As an intellectual, Abel is primarily concerned with the world of ideas. In The Intellectual Follies, he celebrates that world as he found it in New York and Paris in the 1930’s and 1950’s. Although the book appears to be a collection of essays unified only by chronology, it contains a kind of thematic unity evolving out of Abel’s perspective as an intellectual. That is, Abel has witnessed the demise of the world of ideas as he knew it (he calls the New York City of the early 1980’s intellectually bankrupt as a result of academization), and he is encouraging the revitalization of that world through his book. In the book’s final sentence, using language identical to that found in chapter 1, Abel instructs Michael to return to New York City from California to prove that he is “worthy to replace some one or other of the interesting and illustrious persons who made this city what it was at its best, and, such is my hope, may again be.” The book serves as a kind of manifesto to guide those interested in and capable of restoring an atmosphere in which the free exchange of ideas can flourish.
With its optimistic concluding sentence, Abel’s memoir differs from the many scholarly studies on the world of the New York intellectuals. Most conclude that that world can never be revived because of the academization Abel laments. Abel’s optimism stems, perhaps, from the idealism naturally attendant upon an intellectual but probably more from an idea he addresses frequently in the second half of the book, the idea of the life and death of a culture. He first addresses this subject in chapter 8 in a smaller section related to the passing on of cultural supremacy from Europe to the United States after World War II. Abel’s conclusion, based on concepts of Antoine-Augustin Cournot (a nineteenth century French mathematician and economist), is that “forms . . . or ideas do not die.” Only the organic dies. The world of ideas, then, the intellectual world which has become bankrupt, is perfectly capable of being revived, according to Abel. Again, his memoir serves as a step in that direction.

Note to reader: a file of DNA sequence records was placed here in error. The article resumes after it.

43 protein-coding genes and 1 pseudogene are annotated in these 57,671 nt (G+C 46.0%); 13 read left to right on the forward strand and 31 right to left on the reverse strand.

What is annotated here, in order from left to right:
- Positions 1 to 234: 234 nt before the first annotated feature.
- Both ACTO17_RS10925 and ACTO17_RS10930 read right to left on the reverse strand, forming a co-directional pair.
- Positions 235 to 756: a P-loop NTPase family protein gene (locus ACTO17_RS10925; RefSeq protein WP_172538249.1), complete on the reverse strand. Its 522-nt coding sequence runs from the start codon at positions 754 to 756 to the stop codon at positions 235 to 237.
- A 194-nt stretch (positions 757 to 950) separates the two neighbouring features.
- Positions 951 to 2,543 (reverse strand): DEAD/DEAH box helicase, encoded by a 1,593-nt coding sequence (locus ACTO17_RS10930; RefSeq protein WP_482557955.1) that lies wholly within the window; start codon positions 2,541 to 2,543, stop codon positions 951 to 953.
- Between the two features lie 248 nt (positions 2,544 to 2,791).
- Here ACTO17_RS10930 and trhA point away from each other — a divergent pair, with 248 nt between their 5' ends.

While the book’s title identifies it as the memoir of a “literary venture,” the restoration of the intellectual world that Abel has in mind has social and political implications. A major argument developed among the New York intellectuals in the late 1930’s and through the 1940’s over the issue of the proper role of intellectuals in society. That is, is the intellectual more valuable as a detached (even alienated), disinterested commentator on society, or does the intellectual have a responsibility to make an effort toward assimilation? In the early 1940’s, Abel adopted the position that intellectuals are socially responsible. As a result, politics is never very far from the center of his account of the literary venture. In fact, the word “follies” in the title contains implications not only of inappropriate action but also of mistaken social and political beliefs. The memoir offers Abel’s reassessment from a neoconservative stance.
Abel’s prescription for social action is easy to locate, as it is repeated in different forms throughout the book. The most concise...
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